What is an n-Point?

In EPG (Encyclopedia of Poly Geometry) an n-Point is defined as a system consisting of  'n' random points occurring in a plane, no three of which are collinear.
There are no lines involved. There is no order in these points. Just 'n' random points. Nothing more and nothing less.
Every point in an n-Point is exchangeable with one of the other points.
Whatever is valid for a subset of these points is also valid for another subset of equal amount of these points. 
An n-Point is a flexible framework that can be used to construct many objects upon.
In EPG these objects often will be prefixed with “nP-”. 

Just like in a triangle and in a quadrangle new (derived) points can be developed.
These new points will be called ‘points’ or ‘centers’.
They will be noted with codes nP-n-Px or nP-s-Px (x=serial number).
The prefix “nP” means that we deal with an n-Point.
“n” can be substituted by a natural number.
When the infix is “n” then the point occurs for all natural n.
When the infix is “s” then the point occurs for only one specific n.
The suffix “Px” tells that we deal with a Point with serial number x.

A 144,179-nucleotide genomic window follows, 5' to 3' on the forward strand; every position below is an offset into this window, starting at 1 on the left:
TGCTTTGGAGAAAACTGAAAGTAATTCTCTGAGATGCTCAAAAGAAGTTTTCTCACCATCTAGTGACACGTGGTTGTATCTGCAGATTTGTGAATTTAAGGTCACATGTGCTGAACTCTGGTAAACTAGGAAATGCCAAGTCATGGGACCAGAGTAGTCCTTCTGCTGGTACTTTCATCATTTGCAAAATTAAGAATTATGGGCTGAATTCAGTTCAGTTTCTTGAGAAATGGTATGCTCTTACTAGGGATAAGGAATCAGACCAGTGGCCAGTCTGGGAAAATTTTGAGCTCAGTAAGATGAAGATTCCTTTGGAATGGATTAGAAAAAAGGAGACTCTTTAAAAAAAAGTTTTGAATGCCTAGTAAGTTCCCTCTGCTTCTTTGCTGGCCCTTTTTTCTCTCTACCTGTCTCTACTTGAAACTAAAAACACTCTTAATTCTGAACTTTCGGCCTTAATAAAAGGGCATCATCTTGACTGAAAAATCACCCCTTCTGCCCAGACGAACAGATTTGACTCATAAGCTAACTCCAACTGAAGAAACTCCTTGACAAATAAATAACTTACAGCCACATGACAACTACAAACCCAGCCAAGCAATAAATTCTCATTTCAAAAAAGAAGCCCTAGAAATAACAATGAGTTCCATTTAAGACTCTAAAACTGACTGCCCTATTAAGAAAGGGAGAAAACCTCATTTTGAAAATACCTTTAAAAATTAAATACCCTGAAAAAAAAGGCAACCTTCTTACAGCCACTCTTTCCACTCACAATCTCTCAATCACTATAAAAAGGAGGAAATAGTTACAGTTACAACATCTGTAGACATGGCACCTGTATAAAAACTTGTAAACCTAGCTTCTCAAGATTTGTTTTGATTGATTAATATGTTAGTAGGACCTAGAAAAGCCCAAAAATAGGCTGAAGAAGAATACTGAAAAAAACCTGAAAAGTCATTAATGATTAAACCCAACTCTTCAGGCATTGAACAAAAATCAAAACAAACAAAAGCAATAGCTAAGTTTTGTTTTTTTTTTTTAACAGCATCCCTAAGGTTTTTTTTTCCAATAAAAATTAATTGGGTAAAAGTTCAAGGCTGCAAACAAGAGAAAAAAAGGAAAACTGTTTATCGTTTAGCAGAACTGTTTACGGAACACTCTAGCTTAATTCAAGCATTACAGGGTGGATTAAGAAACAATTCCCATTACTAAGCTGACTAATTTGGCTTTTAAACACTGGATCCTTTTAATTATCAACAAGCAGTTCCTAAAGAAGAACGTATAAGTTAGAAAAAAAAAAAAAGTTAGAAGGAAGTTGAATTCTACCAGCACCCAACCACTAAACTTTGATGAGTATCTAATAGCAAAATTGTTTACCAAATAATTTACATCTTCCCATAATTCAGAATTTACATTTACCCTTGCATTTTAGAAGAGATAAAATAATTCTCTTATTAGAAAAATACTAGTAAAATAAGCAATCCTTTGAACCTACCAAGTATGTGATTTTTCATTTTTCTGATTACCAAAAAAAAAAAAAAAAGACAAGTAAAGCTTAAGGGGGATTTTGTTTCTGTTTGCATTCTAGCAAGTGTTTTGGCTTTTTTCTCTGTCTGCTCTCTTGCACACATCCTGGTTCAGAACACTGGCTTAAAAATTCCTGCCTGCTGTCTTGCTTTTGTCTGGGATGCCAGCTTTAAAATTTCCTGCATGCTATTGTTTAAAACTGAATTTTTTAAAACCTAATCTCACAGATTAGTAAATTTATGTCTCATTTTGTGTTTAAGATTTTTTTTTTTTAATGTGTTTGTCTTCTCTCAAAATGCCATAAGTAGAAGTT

Apart from Points also Lines, Circles, Conics, Cubics, other Curves, Transformations, Triangles can be constructed, then the suffixes resp. will be Lx, Cix, Cox, Cux, Cvx, Tfx, Trx, where x is the serial number for this category.

nP-n-P1 = the point P1 existing in a 3-Point, 4-Point, 5-Point, 6-Point, etc.
5P-n-P1 = the point nP-n-P1 as occurring in a 5-Point.
5P-s-P1 = the point P1 which is only and specifically occurring in a 5-Point.
So there are different series of points in the nP-n-range, 3P-s-range, 4P-s-range, 5P-s-range, etc.
Points (Centers) in the nP-n-range are centers constructed in a recursive way to a higher level. Each higher level is one more reference point in the n-Point.

Related to an n-Point several point, lines, circles, conics, cubics, transformations and triangles do exist, which can be obtained from the pulldown menu at the left of this page.
An overview menu can be obtained by clicking at a corresponding link above or below this page.